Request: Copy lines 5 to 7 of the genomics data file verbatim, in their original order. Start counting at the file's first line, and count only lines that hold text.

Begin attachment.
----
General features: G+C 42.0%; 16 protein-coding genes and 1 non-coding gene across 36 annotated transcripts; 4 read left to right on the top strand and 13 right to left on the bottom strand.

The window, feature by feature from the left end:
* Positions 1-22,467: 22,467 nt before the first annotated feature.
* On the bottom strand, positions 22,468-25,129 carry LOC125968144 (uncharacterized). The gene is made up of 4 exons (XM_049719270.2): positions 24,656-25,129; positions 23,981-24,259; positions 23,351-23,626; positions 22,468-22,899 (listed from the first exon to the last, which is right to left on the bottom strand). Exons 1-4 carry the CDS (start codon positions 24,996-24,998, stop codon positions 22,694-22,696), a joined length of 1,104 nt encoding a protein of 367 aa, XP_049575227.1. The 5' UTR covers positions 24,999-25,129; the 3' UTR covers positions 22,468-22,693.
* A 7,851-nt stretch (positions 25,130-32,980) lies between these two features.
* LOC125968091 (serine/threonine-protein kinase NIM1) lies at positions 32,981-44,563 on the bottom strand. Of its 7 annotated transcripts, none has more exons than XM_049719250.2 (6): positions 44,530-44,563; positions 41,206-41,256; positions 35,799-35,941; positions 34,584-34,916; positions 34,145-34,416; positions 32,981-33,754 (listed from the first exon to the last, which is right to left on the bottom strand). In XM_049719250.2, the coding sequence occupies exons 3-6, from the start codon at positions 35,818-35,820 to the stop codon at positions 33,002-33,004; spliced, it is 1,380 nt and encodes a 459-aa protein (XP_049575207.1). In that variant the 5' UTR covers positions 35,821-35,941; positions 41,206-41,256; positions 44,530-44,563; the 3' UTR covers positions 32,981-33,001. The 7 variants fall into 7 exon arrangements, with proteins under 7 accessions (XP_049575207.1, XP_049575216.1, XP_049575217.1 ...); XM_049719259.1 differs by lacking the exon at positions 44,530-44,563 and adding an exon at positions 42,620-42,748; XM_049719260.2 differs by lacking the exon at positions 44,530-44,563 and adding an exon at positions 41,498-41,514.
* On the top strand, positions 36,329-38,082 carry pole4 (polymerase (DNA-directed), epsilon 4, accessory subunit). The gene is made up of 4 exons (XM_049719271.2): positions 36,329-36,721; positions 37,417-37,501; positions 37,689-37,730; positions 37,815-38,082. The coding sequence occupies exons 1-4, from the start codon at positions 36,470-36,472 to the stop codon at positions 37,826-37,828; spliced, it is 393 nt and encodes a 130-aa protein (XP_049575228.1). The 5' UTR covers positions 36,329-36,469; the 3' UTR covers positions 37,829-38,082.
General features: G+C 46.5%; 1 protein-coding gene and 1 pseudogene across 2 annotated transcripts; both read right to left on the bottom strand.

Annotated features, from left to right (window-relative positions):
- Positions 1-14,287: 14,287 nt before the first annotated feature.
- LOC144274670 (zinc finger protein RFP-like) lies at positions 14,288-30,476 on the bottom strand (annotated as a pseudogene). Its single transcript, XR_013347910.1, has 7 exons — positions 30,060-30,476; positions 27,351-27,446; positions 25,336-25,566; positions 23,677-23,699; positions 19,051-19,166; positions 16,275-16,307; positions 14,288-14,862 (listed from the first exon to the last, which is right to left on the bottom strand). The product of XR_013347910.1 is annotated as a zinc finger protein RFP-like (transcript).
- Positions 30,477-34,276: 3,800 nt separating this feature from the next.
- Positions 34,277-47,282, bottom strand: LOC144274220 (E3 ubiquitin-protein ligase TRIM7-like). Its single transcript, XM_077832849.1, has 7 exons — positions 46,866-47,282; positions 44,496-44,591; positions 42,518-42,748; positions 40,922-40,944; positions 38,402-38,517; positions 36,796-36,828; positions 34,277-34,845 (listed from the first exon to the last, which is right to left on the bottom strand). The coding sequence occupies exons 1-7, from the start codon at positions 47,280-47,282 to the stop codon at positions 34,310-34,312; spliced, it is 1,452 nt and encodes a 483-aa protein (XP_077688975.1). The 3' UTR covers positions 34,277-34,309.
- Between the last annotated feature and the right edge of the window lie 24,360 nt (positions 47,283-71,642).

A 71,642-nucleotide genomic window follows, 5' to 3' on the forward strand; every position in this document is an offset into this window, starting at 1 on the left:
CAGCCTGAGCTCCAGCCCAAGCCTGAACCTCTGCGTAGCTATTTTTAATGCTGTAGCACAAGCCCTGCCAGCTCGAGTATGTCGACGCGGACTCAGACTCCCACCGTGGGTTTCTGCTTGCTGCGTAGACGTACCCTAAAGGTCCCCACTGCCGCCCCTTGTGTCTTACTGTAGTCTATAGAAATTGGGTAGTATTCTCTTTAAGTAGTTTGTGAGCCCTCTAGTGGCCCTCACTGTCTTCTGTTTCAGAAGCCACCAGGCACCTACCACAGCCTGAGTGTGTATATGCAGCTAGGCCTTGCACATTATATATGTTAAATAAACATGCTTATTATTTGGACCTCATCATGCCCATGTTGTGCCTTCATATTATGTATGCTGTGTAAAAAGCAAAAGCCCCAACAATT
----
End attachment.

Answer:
* A 7,851-nt stretch (positions 25,130-32,980) lies between these two features.
* LOC125968091 (serine/threonine-protein kinase NIM1) lies at positions 32,981-44,563 on the bottom strand. Of its 7 annotated transcripts, none has more exons than XM_049719250.2 (6): positions 44,530-44,563; positions 41,206-41,256; positions 35,799-35,941; positions 34,584-34,916; positions 34,145-34,416; positions 32,981-33,754 (listed from the first exon to the last, which is right to left on the bottom strand). In XM_049719250.2, the coding sequence occupies exons 3-6, from the start codon at positions 35,818-35,820 to the stop codon at positions 33,002-33,004; spliced, it is 1,380 nt and encodes a 459-aa protein (XP_049575207.1). In that variant the 5' UTR covers positions 35,821-35,941; positions 41,206-41,256; positions 44,530-44,563; the 3' UTR covers positions 32,981-33,001. The 7 variants fall into 7 exon arrangements, with proteins under 7 accessions (XP_049575207.1, XP_049575216.1, XP_049575217.1 ...); XM_049719259.1 differs by lacking the exon at positions 44,530-44,563 and adding an exon at positions 42,620-42,748; XM_049719260.2 differs by lacking the exon at positions 44,530-44,563 and adding an exon at positions 41,498-41,514.
* On the top strand, positions 36,329-38,082 carry pole4 (polymerase (DNA-directed), epsilon 4, accessory subunit). The gene is made up of 4 exons (XM_049719271.2): positions 36,329-36,721; positions 37,417-37,501; positions 37,689-37,730; positions 37,815-38,082. The coding sequence occupies exons 1-4, from the start codon at positions 36,470-36,472 to the stop codon at positions 37,826-37,828; spliced, it is 393 nt and encodes a 130-aa protein (XP_049575228.1). The 5' UTR covers positions 36,329-36,469; the 3' UTR covers positions 37,829-38,082.